How to make beer-battered fish

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How to make beer-battered fish
Make Beer-Battered Fish (Getty Thinkstock)

Batter-fried fish is one of life's great treats, but somewhat challenging to make at home. The recipe itself is simple; the difficult part is managing splattering hot oil and the smell of frying fish inside your home. Still, deep-frying is surprisingly easy to do on the outdoor grill.

Skill level:
Easy

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Things you need

  • 1 tsp. salt
  • Metal tongs
  • 2 litres (2 quarts) vegetable oils
  • 450 g (1 pound) fish fillets
  • 1 360 ml (12-ounce) bottle beer
  • 130 g (1 cup) all-purpose flour

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Instructions

  1. 1

    Place the flour and salt in a mixing bowl.

  2. 2

    Whisk in the beer until the mixture is thick and creamy. You won't need all the beer, so you can drink the rest of it.

  3. 3

    Prepare your fish fillets by picking them over for any remaining bones or skin. Cut them into small pieces no thicker than 2cm (3/4 inch) and no longer than 15cm (6 inches) or so.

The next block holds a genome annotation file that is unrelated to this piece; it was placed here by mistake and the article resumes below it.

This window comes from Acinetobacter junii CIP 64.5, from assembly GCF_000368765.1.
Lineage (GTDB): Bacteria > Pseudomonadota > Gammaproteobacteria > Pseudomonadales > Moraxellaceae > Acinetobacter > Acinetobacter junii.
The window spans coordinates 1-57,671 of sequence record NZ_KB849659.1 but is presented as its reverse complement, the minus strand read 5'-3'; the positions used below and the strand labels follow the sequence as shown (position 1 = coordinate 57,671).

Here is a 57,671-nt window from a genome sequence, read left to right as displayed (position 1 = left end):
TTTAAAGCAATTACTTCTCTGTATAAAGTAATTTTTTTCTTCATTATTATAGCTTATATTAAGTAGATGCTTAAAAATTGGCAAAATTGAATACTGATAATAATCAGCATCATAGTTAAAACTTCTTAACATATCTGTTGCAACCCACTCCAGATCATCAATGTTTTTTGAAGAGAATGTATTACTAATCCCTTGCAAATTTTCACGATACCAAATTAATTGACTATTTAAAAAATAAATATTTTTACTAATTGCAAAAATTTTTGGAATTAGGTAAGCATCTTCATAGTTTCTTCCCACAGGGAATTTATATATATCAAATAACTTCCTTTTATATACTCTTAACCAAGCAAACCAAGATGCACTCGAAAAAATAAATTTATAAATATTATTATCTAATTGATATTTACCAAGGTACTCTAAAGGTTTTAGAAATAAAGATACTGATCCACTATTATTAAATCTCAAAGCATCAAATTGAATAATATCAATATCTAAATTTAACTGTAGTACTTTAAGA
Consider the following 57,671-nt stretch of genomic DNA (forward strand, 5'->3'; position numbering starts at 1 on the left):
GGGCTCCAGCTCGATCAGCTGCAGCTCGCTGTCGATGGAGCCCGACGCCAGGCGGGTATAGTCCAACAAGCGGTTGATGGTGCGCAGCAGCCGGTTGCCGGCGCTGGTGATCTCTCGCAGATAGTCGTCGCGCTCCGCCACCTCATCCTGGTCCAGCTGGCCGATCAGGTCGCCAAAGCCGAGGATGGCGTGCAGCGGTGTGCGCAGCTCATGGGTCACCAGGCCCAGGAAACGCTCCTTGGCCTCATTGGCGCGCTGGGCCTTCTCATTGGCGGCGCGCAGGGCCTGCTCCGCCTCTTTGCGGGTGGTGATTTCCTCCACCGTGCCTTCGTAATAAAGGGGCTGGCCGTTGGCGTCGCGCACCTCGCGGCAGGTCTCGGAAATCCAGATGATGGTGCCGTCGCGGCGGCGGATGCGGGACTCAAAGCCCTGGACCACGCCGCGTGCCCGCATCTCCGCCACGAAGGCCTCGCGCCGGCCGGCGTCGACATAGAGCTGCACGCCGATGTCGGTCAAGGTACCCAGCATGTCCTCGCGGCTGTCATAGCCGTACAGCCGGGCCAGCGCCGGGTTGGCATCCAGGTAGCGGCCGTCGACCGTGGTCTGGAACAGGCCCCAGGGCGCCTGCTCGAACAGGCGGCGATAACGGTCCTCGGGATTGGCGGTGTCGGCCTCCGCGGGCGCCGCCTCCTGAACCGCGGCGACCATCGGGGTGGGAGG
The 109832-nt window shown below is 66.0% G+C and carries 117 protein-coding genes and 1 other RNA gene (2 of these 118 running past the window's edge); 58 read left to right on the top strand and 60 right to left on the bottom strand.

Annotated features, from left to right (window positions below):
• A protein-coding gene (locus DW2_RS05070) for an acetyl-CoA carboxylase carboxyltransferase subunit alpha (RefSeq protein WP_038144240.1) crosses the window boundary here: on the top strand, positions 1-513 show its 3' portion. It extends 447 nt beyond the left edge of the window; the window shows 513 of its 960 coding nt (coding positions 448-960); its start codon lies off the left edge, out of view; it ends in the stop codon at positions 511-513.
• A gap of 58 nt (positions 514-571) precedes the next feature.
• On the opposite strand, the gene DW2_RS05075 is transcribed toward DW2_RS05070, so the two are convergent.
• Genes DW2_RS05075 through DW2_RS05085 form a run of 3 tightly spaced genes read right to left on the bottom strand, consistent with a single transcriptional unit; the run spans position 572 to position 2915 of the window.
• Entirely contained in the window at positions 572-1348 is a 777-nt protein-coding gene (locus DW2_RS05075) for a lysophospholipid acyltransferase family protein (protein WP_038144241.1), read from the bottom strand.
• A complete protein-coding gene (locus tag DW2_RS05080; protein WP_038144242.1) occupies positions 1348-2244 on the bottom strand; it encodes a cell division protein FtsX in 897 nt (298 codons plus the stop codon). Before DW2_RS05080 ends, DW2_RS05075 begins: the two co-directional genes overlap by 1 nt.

4. 4

    Pat them very dry with paper towels. This will reduce splattering.

  5. 5

    Heat at least 5cm (2 inches) - but preferably 10 to 12cm (4 or 5 inches) - of oil in a large sturdy pot to 175 degrees C (350 degrees F).

  6. 6

    Dust the fish lightly in some extra flour and shake off the excess. This helps the batter adhere to the fish and reduces splattering.

  7. 7

    Dredge the fillet pieces one at a time in the batter, letting excess batter drip off.

  8. 8

    Slowly submerge the pieces in the oil. This is a tricky process. If you drop in the battered fish too fast, sometimes the batter doesn't have time to seal and it sticks to the pan. Use metal tongs to submerge them slowly, or let them slide off a spatula.

  9. 9

    Fry the fillets two or three at a time; it's important not to crowd the pan.

  10. 10

    When the fish turns golden, remove the fillets and drain well on a generous amount of clean paper towels.

Tips and warnings

  • You can fry just about any white-fleshed fish in this manner. Cod is the perennial favourite, as is the group of fish that pass for cod in many markets (such as tomcod and pollack). Halibut, snapper, whiting, flounder and catfish also fry well. Darker-fleshed fish such as salmon can be fried, but their oily flesh is better suited to other cooking methods.
  • For a heavier batter, beat an egg in along with the beer.
  • Try cooking this dish outdoors on a grill whose heat can be regulated. The smell of frying food won't permeate your home, and the splattering oil is less of an issue. Be very careful not to move the pot once the oil has been heated, though.
  • Always be careful when working with hot oil. Work in slow, careful, deliberate motions and don't let anyone distract you.
  • Never move the oil until it is completely cool.

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